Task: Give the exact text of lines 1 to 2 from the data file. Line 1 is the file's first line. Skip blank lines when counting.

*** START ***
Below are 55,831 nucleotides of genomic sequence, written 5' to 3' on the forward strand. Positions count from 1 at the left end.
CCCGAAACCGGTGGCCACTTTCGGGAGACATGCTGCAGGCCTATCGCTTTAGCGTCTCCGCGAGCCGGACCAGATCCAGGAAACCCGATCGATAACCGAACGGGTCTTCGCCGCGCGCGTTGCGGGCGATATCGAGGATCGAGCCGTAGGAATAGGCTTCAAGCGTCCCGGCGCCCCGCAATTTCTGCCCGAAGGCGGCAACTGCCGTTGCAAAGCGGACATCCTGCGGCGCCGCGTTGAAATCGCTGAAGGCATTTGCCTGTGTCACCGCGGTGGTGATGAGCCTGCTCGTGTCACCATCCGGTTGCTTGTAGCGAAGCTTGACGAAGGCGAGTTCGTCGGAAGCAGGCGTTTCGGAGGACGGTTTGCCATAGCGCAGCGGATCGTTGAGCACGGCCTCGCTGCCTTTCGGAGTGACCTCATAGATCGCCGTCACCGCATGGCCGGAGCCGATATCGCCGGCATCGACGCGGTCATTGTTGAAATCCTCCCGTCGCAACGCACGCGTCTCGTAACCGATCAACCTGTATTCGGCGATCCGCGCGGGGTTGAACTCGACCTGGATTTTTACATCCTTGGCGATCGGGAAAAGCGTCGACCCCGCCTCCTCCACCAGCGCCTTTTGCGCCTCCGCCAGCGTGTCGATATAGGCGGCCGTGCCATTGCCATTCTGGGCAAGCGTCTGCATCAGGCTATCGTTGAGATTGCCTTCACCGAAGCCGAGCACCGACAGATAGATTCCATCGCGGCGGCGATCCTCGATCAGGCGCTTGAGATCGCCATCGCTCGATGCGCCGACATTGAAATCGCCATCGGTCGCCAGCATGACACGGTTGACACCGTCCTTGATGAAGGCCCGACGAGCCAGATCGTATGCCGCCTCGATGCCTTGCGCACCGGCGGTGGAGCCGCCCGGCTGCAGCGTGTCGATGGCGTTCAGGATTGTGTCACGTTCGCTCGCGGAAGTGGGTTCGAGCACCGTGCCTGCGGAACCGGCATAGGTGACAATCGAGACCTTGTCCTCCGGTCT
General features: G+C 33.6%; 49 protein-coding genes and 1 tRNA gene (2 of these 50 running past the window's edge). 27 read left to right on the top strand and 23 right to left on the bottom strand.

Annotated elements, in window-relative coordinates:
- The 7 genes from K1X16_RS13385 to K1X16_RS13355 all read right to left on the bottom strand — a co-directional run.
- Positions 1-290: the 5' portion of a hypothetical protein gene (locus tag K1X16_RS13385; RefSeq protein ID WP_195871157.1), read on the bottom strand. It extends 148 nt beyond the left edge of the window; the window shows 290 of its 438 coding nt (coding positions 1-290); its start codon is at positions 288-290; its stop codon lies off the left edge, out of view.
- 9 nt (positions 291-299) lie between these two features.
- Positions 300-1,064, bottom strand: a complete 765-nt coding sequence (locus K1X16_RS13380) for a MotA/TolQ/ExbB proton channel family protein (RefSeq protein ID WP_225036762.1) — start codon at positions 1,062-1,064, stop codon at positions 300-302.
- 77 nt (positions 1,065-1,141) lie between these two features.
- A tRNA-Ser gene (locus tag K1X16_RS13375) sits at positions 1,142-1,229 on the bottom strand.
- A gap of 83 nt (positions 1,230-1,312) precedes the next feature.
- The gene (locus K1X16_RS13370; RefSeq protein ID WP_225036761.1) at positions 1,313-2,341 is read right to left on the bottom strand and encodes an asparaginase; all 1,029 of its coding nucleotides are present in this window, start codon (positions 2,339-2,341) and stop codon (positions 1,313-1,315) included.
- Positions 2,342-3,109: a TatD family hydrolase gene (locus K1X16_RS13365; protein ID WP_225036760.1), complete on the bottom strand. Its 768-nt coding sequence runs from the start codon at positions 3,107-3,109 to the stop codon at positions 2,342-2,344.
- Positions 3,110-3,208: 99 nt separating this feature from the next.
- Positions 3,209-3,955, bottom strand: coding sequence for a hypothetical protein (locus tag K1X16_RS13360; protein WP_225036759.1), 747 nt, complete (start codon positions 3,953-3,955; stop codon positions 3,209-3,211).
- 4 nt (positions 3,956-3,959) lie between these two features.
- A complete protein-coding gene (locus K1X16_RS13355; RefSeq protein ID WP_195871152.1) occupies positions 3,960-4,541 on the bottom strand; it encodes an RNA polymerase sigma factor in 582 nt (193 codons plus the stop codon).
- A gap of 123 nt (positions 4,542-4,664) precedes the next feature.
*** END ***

Below are 55,831 nucleotides of genomic sequence, written 5' to 3' on the forward strand. Positions count from 1 at the left end.
CCCGAAACCGGTGGCCACTTTCGGGAGACATGCTGCAGGCCTATCGCTTTAGCGTCTCCGCGAGCCGGACCAGATCCAGGAAACCCGATCGATAACCGAACGGGTCTTCGCCGCGCGCGTTGCGGGCGATATCGAGGATCGAGCCGTAGGAATAGGCTTCAAGCGTCCCGGCGCCCCGCAATTTCTGCCCGAAGGCGGCAACTGCCGTTGCAAAGCGGACATCCTGCGGCGCCGCGTTGAAATCGCTGAAGGCATTTGCCTGTGTCACCGCGGTGGTGATGAGCCTGCTCGTGTCACCATCCGGTTGCTTGTAGCGAAGCTTGACGAAGGCGAGTTCGTCGGAAGCAGGCGTTTCGGAGGACGGTTTGCCATAGCGCAGCGGATCGTTGAGCACGGCCTCGCTGCCTTTCGGAGTGACCTCATAGATCGCCGTCACCGCATGGCCGGAGCCGATATCGCCGGCATCGACGCGGTCATTGTTGAAATCCTCCCGTCGCAACGCACGCGTCTCGTAACCGATCAACCTGTATTCGGCGATCCGCGCGGGGTTGAACTCGACCTGGATTTTTACATCCTTGGCGATCGGGAAAAGCGTCGACCCCGCCTCCTCCACCAGCGCCTTTTGCGCCTCCGCCAGCGTGTCGATATAGGCGGCCGTGCCATTGCCATTCTGGGCAAGCGTCTGCATCAGGCTATCGTTGAGATTGCCTTCACCGAAGCCGAGCACCGACAGATAGATTCCATCGCGGCGGCGATCCTCGATCAGGCGCTTGAGATCGCCATCGCTCGATGCGCCGACATTGAAATCGCCATCGGTCGCCAGCATGACACGGTTGACACCGTCCTTGATGAAGGCCCGACGAGCCAGATCGTATGCCGCCTCGATGCCTTGCGCACCGGCGGTGGAGCCGCCCGGCTGCAGCGTGTCGATGGCGTTCAGGATTGTGTCACGTTCGCTCGCGGAAGTGGGTTCGAGCACCGTGCCTGCGGAACCGGCATAGGTGACAATCGAGACCTTGTCCTCCGGTCT